To this day, natural Sapphire remains one of the most sought after common gemstones used in earrings and other jewelry, right next to Emerald and Ruby. While not the most expensive gemstone, Sapphire still is one of the most prestigious, most beautiful and not in any way cheap.
Among other things, Sapphire is known for the color blue it often possesses, its incredible rigidity and ability to withstand damage most other gemstones cannot and is traditionally used in engagement rings and various kinds of expensive earrings and jewelry.
But what is Sapphire’s hidden ingredient? What makes it so special that today, more people are buying Sapphire compared to almost any other gemstone on the market?
Let’s find out, shall we?
Difference between Natural and Artificial Sapphire
In order to understand the topic better, we will need to learn how to distinguish natural Sapphire from unnatural, so-called “treated” Sapphire.
While natural Sapphire is harvested from actual Sapphire gemstones and then simply cut into the proper shape, treated Sapphire is artificially created in a chemical lab with the sole purpose in mind to make it look like the real thing. The term “treated” is also sometimes used to refer to natural Sapphires that have been subjected to various chemicals to improve their appearance and make them more desirable.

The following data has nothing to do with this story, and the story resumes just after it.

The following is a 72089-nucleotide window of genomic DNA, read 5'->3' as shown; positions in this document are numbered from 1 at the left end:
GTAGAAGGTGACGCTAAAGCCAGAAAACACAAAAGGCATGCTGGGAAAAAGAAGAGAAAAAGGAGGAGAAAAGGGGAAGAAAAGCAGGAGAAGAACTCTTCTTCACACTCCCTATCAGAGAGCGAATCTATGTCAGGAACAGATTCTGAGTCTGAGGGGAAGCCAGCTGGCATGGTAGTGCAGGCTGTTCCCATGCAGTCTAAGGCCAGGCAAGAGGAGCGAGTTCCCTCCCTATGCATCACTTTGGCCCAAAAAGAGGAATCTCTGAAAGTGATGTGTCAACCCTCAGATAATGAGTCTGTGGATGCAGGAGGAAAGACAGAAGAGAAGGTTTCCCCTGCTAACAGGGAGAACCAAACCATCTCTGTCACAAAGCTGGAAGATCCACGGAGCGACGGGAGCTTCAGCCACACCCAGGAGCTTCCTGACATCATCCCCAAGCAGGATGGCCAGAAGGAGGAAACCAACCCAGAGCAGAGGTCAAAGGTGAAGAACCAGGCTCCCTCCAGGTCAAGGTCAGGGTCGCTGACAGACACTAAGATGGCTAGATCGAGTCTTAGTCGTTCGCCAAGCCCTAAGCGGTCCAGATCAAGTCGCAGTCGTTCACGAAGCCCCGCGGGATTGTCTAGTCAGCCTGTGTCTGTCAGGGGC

This artificial process is not perfect, however.
For example, treated Sapphire has a very different appearance compared to its natural counterpart, even to the point of some experts simply calling it a “fake” or “bad imitation” on first sight. While the average buyer won’t be able to immediately see the difference between the two, natural Sapphire is, for the most part, known to be much more beautiful in its appearance, featuring a shiny, sparkling surface, clarity and unique depth that just can’t be matched by the artificial version.
Colors, at a glance, remain the same between the two, including the dark blue hues that Sapphire is famous for.
However, most, if not all manufacturers of treated Sapphire put additional chemicals into the stone or subject it to intense heat to make it appear clearer or remove any irregularities that may have formed naturally.
In fact, some even subject perfectly natural Sapphires to these procedures to improve their looks.
While the result appears, in the eyes of many, better than most natural Sapphires which often include cloudy, semi-opaque sections, it also gives the stone an artificial look that may actually drop its value.
Of course, artificial Sapphire is significantly less expensive than untreated Sapphire simply because it can be created at any time, and at any scale. This had led to masses of artificial gemstones, not just Sapphire, flooding the market, reducing their price rapidly. Fortunately, natural varieties are unaffected by this and remain at their characteristic higher prices, even when cut down to the size of an earring. On the other hand, if authenticity or originality isn’t a problem, very authentic-looking treated Sapphires can nowadays be bought for what would be called a bargain if it were a natural gemstone.